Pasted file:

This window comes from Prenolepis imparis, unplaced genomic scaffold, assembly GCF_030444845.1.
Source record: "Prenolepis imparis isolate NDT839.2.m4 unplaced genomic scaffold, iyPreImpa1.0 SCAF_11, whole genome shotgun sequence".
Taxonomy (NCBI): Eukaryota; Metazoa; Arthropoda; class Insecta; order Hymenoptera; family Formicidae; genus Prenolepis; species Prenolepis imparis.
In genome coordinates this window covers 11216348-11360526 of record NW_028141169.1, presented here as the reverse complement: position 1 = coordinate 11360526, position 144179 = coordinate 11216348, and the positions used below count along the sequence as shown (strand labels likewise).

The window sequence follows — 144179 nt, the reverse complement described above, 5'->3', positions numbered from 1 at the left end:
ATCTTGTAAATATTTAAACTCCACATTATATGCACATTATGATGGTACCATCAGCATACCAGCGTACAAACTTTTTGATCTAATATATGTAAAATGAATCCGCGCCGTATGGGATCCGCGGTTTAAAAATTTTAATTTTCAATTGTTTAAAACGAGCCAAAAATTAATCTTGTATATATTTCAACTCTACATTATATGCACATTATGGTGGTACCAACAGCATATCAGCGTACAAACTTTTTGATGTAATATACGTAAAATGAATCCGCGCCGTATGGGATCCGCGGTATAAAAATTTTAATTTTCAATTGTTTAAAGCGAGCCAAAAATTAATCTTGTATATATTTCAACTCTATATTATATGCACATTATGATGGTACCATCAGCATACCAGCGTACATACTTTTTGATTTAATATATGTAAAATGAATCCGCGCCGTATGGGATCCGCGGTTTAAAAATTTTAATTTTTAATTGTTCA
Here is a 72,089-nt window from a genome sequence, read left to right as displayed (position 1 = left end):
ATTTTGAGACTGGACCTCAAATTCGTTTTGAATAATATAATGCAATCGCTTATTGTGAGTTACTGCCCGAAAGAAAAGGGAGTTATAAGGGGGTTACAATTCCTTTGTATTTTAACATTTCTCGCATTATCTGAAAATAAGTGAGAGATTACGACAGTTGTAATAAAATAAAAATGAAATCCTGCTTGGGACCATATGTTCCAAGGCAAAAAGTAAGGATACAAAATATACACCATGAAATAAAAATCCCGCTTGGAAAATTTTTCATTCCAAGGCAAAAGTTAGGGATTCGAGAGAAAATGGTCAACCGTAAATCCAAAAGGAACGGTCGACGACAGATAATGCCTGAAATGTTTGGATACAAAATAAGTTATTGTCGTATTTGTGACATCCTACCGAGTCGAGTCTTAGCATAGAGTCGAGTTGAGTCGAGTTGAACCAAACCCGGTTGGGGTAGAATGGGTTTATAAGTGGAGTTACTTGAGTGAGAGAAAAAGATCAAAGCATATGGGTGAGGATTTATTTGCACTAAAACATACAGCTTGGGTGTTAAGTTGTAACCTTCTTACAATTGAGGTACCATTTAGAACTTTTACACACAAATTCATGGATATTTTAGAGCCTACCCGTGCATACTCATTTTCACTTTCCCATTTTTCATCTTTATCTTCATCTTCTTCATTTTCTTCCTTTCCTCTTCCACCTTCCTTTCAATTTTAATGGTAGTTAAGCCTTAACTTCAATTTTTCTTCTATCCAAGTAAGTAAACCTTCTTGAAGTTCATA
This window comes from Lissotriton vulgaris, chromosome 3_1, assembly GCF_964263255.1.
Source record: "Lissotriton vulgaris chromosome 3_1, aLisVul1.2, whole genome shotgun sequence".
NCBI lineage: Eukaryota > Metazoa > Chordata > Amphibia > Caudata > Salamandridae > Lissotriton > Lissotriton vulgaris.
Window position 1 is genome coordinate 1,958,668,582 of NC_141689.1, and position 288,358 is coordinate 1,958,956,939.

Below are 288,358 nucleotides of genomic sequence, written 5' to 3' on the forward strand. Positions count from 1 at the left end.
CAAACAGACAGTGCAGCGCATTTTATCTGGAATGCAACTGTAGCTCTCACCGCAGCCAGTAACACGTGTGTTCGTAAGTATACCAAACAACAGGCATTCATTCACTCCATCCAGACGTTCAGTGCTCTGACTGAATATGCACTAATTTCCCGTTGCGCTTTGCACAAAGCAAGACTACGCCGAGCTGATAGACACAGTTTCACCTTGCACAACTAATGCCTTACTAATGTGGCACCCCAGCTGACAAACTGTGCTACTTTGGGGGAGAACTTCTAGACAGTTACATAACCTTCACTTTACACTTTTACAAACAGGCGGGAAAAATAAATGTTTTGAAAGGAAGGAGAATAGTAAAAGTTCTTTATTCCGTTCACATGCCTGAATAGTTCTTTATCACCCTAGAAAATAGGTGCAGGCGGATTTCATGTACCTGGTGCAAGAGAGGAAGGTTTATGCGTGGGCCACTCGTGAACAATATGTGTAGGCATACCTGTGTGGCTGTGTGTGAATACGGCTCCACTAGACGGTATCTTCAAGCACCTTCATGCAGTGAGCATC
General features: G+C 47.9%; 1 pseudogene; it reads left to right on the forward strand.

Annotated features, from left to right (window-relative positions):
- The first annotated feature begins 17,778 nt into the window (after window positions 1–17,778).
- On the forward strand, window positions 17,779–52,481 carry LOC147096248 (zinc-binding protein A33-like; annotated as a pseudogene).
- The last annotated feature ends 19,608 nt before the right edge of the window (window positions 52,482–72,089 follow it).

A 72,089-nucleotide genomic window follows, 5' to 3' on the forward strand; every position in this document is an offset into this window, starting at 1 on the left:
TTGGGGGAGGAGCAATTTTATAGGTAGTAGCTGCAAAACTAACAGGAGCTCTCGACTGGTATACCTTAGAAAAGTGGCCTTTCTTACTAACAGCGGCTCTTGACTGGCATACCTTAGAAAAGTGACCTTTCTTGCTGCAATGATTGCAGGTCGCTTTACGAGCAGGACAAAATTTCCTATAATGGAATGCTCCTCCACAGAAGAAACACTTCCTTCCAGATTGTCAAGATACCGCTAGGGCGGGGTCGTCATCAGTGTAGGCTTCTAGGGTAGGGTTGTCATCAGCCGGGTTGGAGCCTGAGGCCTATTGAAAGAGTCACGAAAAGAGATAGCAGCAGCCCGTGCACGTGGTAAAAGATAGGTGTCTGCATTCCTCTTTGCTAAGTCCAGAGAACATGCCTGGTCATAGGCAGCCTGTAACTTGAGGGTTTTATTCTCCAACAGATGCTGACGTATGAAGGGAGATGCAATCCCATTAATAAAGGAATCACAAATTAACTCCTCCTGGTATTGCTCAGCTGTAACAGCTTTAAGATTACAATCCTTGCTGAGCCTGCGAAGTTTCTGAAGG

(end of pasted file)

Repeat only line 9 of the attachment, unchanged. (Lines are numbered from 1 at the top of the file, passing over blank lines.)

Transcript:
This window comes from Lissotriton vulgaris, chromosome 3_1, assembly GCF_964263255.1.